Hopes of creating a protection zone across a large region of the Antarctic ocean have faded, after a high-profile meeting in Australia, which closed last week.
Negotiators from 25 member states, including China, Russia and the EU, were meeting in Hobart, Australia, to try to create the world’s largest network of marine protected areas in the Southern Ocean, starting with the Ross Sea and East Antarctica.
A deal would have protected millions of square kilometres of ocean around Antarctica, banning industrial fishing fleets.
However, The Australian newspaper reported that China was among the countries which had blocked the proposals due its desire to gain access to fishing in the region. Russia and the Ukraine are also believed to be sceptical of the protected area plan.
Observers are still hopeful that members of The Commission for the Conservation of Antarctic Marine Living Resources (CCAMLR) can strike a deal at the next meeting in July 2013.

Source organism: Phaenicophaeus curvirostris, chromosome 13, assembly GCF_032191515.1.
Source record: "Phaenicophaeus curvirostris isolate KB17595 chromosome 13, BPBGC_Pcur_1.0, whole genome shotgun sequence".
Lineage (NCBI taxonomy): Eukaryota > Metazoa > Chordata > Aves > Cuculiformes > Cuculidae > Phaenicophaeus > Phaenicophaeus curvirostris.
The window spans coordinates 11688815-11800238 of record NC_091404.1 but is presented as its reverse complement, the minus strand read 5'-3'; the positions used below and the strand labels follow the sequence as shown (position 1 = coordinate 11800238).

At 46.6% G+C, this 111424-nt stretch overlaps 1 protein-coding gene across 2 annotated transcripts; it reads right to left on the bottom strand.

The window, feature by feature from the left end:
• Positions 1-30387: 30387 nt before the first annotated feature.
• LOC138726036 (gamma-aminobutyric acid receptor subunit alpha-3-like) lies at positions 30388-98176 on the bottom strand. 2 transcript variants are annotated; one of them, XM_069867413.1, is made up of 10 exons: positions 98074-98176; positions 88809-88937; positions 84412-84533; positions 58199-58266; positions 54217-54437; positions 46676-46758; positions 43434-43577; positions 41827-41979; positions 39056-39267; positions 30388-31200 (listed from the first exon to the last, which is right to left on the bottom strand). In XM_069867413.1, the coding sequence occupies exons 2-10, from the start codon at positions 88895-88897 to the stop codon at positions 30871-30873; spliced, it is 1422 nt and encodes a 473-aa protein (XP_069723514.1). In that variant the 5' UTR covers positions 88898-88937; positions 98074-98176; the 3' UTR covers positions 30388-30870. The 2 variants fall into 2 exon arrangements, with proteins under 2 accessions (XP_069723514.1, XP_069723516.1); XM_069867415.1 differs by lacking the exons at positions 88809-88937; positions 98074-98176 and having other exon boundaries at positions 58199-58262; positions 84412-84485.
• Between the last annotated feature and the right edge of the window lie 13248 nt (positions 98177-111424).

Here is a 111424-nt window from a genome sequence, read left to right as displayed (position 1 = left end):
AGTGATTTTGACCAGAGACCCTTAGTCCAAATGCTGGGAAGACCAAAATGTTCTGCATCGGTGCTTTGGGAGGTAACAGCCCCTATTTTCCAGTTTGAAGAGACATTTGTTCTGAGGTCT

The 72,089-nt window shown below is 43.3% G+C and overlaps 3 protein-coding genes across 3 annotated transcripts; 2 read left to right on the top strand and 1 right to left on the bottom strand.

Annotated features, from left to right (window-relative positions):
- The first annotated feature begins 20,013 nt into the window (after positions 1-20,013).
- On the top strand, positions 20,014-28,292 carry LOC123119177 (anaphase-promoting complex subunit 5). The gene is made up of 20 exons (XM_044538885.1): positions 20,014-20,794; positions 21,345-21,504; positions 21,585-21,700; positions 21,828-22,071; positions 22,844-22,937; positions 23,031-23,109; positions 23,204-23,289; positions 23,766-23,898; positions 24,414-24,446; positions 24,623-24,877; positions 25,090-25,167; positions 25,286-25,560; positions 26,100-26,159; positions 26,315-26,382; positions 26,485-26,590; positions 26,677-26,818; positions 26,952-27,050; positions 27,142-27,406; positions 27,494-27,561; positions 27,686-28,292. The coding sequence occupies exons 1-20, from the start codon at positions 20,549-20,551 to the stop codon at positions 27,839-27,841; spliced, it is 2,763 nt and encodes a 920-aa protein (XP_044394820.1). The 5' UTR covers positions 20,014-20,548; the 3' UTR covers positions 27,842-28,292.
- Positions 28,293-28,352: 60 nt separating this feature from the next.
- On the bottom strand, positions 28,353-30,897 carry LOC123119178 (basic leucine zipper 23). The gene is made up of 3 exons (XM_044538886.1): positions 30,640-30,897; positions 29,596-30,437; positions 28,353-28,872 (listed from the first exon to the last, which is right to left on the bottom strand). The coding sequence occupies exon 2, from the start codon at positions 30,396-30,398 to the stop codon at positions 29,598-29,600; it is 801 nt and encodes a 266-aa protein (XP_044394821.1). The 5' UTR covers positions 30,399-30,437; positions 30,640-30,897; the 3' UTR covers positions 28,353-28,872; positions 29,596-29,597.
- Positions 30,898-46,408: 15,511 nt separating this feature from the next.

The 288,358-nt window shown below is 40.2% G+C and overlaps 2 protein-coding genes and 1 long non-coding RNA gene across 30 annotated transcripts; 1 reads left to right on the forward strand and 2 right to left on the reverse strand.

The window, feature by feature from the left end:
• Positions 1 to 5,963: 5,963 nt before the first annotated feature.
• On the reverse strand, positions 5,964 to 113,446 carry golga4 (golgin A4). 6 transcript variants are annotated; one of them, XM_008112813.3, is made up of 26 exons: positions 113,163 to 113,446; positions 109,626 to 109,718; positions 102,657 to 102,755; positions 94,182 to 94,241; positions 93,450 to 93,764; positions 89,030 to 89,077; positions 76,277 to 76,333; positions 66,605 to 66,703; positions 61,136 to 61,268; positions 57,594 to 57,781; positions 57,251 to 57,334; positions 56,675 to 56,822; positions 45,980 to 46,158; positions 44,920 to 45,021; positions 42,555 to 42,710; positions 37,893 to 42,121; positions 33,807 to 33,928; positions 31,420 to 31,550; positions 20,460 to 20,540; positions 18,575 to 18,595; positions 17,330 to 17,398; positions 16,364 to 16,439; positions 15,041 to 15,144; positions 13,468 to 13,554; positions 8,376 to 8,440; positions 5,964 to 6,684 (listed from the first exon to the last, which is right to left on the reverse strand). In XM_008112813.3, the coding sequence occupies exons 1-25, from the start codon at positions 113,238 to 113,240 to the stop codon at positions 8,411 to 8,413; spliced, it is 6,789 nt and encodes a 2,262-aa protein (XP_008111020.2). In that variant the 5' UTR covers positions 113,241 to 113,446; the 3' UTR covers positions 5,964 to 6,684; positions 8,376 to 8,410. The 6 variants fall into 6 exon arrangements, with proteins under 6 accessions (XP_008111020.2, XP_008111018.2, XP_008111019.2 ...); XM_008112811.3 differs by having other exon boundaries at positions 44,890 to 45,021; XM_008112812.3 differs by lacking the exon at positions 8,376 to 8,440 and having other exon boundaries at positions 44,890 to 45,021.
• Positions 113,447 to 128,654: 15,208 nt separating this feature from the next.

Speaking to the scientific journal Nature, Alex Rogers, a conservation biologist at the University of Oxford, warned there were major differences between members over how to manage ocean resources – some favouring conservation and others focusing on the potential for exploitation.
Members of the Antarctic Ocean Alliance said commercial fishing fleets were the only winner from the negotiations.
“This year, CCAMLR has behaved like a fisheries organisation instead of an organisation dedicated to conservation of Antarctic waters,” said Farah Obaidullah of Greenpeace. “The question now is whether countries like Russia, China and the Ukraine will come to the next meeting prepared to meet their conservation commitments.”